Intermodal and full service as a formula to overcome crisis?
PKP Cargo has been a long-term leader in the freight transport market in Poland. During the first ten months of 2015 the market share of freight transport in terms of the cargo transported was 47.71 per cent, and in terms of transport work — 55.84 per cent. A decrease in railway freight transport in 2015 and quite a difficult situation in the cargo industry, as well as the forecasted decrease in coal transport in the coming years make railway carriers diversify their activities. Both PKP Cargo and CTL Logistics decided to develop their activities extending the scope of their services. The carriers have increasingly braver ideas about their activities outside Poland – the above-mentioned companies and Lotos Kolej decided to develop freight transport in Germany. PKP Cargo hopes for the development relying on intermodal transport which it wants to carry out on a wider scale with the help of the Czech carrier AWT acquired in May 2015.

Road versus track
Although transportation of bulk cargo by rail is still a cheaper option for the customer, road transport has remained the largest beneficiary. Therefore, railroad carriers should take care to invest in new rolling stock and create conditions for implementing forms of transport competitive to cars. Thus, under the “Fourth Railway Package” the European Commission proposes that by 2019 all railroad carriers should be given an opportunity to provide their full services in all EU member states. This means that all limitations must be deregulated. The administration of railway infrastructure must be compulsorily separated from providing transport services, which will be very beneficial for smaller carriers (e.g. access to terminals). Apart from the interoperability and harmonisation of the technical standards determining the competitiveness of rail transport in relation to road transport — the construction of TEN-T is also believed to be helpful. The attractiveness of freight transport by rail can be further enhanced by two transport corridors passing through Poland, namely the North-South corridor (Baltic—Adriatic) and the East—West corridor.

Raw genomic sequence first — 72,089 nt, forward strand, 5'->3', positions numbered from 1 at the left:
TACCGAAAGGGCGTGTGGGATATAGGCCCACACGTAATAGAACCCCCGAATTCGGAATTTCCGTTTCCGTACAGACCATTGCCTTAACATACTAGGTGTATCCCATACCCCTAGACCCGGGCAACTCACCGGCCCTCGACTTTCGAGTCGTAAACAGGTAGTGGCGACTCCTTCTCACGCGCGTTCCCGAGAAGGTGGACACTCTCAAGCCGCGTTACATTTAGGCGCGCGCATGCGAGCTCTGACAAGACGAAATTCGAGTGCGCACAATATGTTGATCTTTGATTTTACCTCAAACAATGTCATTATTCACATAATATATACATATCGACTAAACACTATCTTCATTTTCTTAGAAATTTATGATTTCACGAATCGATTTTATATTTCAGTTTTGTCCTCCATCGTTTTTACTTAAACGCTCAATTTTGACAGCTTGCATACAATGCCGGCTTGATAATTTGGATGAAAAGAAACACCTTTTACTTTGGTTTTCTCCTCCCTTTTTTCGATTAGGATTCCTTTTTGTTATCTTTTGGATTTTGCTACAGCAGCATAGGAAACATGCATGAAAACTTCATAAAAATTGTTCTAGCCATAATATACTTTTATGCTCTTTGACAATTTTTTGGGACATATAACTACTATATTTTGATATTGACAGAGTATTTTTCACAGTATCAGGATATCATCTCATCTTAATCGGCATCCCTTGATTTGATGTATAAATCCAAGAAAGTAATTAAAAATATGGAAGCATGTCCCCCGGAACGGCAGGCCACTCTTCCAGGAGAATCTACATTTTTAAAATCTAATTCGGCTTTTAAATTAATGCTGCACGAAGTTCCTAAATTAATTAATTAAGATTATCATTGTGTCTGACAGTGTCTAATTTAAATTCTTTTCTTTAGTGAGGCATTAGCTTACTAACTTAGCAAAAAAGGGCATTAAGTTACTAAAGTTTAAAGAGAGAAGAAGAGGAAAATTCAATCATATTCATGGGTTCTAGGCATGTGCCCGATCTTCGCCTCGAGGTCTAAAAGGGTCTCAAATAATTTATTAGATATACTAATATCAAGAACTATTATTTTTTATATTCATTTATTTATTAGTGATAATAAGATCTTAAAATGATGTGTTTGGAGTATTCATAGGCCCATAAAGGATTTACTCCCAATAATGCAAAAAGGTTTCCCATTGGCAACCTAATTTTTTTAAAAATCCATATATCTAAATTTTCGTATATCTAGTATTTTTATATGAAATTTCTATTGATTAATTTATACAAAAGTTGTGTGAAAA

Transport corridors and the development of intermodal transport.
Intermodal transport in Poland has been developing year on year. In order to make use of its potential it is necessary to improve the railway infrastructure and optimise the access rates. Experts estimate that a railway-friendly policy of differentiating the rates for access to the infrastructure in Poland can result in a reduction in external costs of transport to PLN 2.7 billion in 2014—2022. The multimodal transport corridors that provide a chance for intermodal transport to spread its wings include Corridor No. 5 North- South (Baltic—Adriatic) and Corridor No. 8 East—West. Both investments were completed by the end of 2015.

The Baltic—Adriatic corridor begins in Gdynia and passes through Tczew, Bydgoszcz (CE 65), Warsaw (E 65), Katowice, Ostrava, Vienna, and Triest to Ravenna. The most important Polish investments along this corridor include further modernisation of railway lines E65 and E59 that are the key trunk lines in Poland on the north-south axis. Transport Corridor No. 8 connects Bremerhaven (via Berlin, Warsaw and Terespol) with Kaunas. According to the representatives of the local government of the Pomeranian Voivodeship and the Association of Polish Regions of the Baltic-Adriatic Transport Corridor, reaching a 30% share in the intermodal market, for instance through activating the flow of cargo via both transport corridors, would be very challenging for Poland. In the coming years Poland can become a logistics platform for the flow of goods between the East and the West and the North and the South.

One of the largest intermodal terminals in Poland — Poznań Franowo — was opened at the end of 2013. The terminal is adapted for providing service to containerised cargo carried by combined transport, i.e. by rail and road. As estimated by PKP Cargo, in 2014 Franowo handled TEUs (twenty-foot equivalent units) — a unit equivalent to the volume of a 20 feet long container. Forecasts for the coming years assume transshipment of 26 thousand tonnes in a year, which is quite a good result for a terminal at the stage of development. However, the transshipment capacity of the Container Terminal in Małaszewicze reaches 40,000 TEU on an area comparable to Franowo, but this is affected by several factors. First, it was established in 1975, and lies on the main transit route from the EU to Russia, which determines its cargo transshipment capacity. It is also worth emphasizing that in a further perspective the carrier is considering the possibility of expanding the terminal, depending on the weight of cargo to be transhipped. At the moment the terminal accepts not only domestic shipments but also those from Germany and China.

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© Całość praw autorskich - Antoni Bochen, Filip Wiśniewski